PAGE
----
I’m just back from Storage Field Day 18 where we had an a very dense agenda of sessions with multiple vendors. A lot of posts will hopefully be coming out of this in the next days / weeks, but for now, a slightly different topic.
Fifty Shades of Disclosure
I generally have a standard Disclosure section added to any posts that are relevant to industry events where I’m invited to and part or all costs are covered.
Disclosure is important: it is about honesty to the reader base, and also honesty to other actors in the industry. And there are also legislations / countries which require disclosure. Disclosure is here to let the reader know I had some expenses paid (always specifying the scope in my standard disclosure), and also for the reader to know that I’m going to be objective in my comments. OK, objectivity is perhaps too strong. I’m not always thriving to be 100% objective, but I’m certainly aiming to give an unbiased opinion as much as I can. That is of course influenced by my own perception of a company / product, my own experiences in the past with a given technology, and finally my own flaws as a far from perfect human being.
To counterbalance on the expenses paid thing, it’s also worth for the reader to know that I’m an independent worker. As such, I have the questionable benefit of “unlimited unpaid time off” as an industry friend says. Notwithstanding any business that I might eventually manage to secure during such events, participating to any industry event for X days means that during these X days / hours, I am unable to conduct any work and I’m not able to charge for it either. It is therefore an income loss / operating expense that I cannot claim back in my tax declaration, so there’s also this which helps keep the head cool. Again, participating in events is a long term investment in experience, networking and exposure, so the final balance should be net positive.
Where am I going with this? I just want to clarify a few things for the blog reader, so please read on.
There’s Disclosure and Disclosure
The usual kamshin.com blog reader is probably used to my regular disclosures, so the above is just a no-brainer reminder. But from time to time, we find ourselves at events where the vendors are a bit more generous than usual.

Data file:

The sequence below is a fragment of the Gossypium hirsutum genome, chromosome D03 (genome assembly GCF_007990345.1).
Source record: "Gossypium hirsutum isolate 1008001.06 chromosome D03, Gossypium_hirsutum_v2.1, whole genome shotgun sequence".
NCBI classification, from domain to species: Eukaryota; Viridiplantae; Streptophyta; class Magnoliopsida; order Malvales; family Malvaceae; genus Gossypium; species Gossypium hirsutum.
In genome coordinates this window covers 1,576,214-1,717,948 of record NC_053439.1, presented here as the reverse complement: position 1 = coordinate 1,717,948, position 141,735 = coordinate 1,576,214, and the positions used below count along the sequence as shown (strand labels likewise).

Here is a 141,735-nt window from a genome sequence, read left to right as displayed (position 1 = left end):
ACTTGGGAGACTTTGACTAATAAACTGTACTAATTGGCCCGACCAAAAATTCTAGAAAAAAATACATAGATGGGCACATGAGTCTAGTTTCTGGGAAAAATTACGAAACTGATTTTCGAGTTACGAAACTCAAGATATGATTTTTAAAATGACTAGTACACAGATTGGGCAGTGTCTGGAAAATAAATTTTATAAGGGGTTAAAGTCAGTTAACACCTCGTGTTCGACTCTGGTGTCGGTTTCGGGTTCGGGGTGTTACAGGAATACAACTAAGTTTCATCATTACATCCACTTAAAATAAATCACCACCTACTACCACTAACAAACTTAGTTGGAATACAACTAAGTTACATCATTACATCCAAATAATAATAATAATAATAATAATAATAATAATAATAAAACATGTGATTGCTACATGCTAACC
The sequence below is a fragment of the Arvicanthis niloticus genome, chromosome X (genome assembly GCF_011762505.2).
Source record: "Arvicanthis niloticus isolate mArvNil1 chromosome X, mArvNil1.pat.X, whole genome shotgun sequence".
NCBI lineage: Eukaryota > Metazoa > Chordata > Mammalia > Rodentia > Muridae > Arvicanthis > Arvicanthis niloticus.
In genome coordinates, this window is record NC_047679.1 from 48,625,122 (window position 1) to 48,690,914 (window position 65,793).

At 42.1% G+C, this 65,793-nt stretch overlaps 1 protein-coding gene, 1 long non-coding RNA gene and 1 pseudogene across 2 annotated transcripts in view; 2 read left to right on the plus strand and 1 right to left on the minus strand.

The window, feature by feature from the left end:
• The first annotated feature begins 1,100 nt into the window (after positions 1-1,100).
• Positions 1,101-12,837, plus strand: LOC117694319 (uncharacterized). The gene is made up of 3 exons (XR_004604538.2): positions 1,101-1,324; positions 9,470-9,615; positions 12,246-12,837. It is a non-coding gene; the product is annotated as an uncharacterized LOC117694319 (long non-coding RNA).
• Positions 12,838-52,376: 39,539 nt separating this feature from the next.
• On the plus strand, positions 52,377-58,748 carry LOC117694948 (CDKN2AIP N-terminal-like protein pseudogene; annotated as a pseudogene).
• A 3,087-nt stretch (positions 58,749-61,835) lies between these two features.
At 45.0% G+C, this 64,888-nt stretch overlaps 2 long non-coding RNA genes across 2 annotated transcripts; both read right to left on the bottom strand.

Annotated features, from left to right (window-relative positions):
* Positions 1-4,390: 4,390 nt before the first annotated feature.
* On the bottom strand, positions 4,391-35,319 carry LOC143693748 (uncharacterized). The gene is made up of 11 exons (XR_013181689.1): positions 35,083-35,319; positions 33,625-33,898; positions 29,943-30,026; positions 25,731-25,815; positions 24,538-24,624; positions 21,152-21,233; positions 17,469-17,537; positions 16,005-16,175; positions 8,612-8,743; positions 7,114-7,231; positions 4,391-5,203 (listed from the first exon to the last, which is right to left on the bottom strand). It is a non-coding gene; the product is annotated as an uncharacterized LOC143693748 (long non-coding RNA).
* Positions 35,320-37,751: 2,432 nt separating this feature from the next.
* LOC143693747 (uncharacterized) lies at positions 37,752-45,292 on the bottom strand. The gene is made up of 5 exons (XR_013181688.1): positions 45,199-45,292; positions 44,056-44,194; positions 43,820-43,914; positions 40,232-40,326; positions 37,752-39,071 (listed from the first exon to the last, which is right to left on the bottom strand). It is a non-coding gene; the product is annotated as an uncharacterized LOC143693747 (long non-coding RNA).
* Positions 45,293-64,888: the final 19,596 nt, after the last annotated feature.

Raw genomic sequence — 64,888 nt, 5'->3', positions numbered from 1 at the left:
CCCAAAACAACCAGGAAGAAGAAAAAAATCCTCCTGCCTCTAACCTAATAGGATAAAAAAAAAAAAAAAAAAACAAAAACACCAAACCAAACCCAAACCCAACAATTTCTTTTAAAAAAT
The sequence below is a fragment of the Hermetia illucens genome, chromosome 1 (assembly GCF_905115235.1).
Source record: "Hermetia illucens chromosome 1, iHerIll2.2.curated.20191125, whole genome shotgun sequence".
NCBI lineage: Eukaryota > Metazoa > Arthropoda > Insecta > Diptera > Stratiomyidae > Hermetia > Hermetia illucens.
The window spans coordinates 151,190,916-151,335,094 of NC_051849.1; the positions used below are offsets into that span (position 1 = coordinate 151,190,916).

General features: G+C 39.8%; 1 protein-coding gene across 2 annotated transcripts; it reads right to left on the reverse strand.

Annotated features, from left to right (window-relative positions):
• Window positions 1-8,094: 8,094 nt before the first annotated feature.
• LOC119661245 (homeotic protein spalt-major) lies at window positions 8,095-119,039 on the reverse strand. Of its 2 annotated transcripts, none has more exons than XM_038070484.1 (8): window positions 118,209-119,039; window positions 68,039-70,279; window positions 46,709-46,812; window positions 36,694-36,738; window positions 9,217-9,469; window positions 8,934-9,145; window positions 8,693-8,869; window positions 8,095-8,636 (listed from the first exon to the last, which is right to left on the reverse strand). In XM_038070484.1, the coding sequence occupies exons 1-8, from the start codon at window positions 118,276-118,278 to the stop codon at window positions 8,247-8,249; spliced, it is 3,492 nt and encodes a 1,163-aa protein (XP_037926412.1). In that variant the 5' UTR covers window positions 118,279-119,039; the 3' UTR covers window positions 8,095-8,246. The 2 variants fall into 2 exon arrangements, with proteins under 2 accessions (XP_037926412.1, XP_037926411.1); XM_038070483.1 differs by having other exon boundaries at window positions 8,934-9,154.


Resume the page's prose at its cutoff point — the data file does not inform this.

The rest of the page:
While this can be lauded and everybody likes to be spoiled with a nice & useful gift, it’s also a moral obligation to disclose what we have been gifted with, so that the reader can make its own mind. First of all, I don’t think the vendors are trying to make a point that their gift will influence our writing and comments on their technology. Most of us who attend those events are known to have very vocal and strong opinions on certain matters, and it’s unlikely that a gift will change our opinion.
From my perspective, swag being worthy of disclosure is anything that diverts from the regular conference stuff and / or that has a value above 50 USD. I’m for example never counting for t-shirts, pens, battery chargers, mints, chocolates, wireless chargers (or any items coming from the fun and sometimes weird corners of the universe) into disclosed stuff. These are usually standard commodity swag that you’ll get at any event just by having your badge scanned.
SFD18 Specific Disclosure Items
Talking about Storage Field Day (and Field Day events in general), I can’t recall having been in an event where we received any disclosure-worthy swag (not blaming anyone, by the way).
At Storage Field Day 18 however, there are two items worth mentioning as a part of a responsible disclosure:
- Western Digital was very kind to gift every delegate with a WD Black SN750 NVMe SSD drive in M.2 format and a capacity of 1 TB. This high performance SSD has an MSRP (List Price) of 249.99 USD (not your usual swag).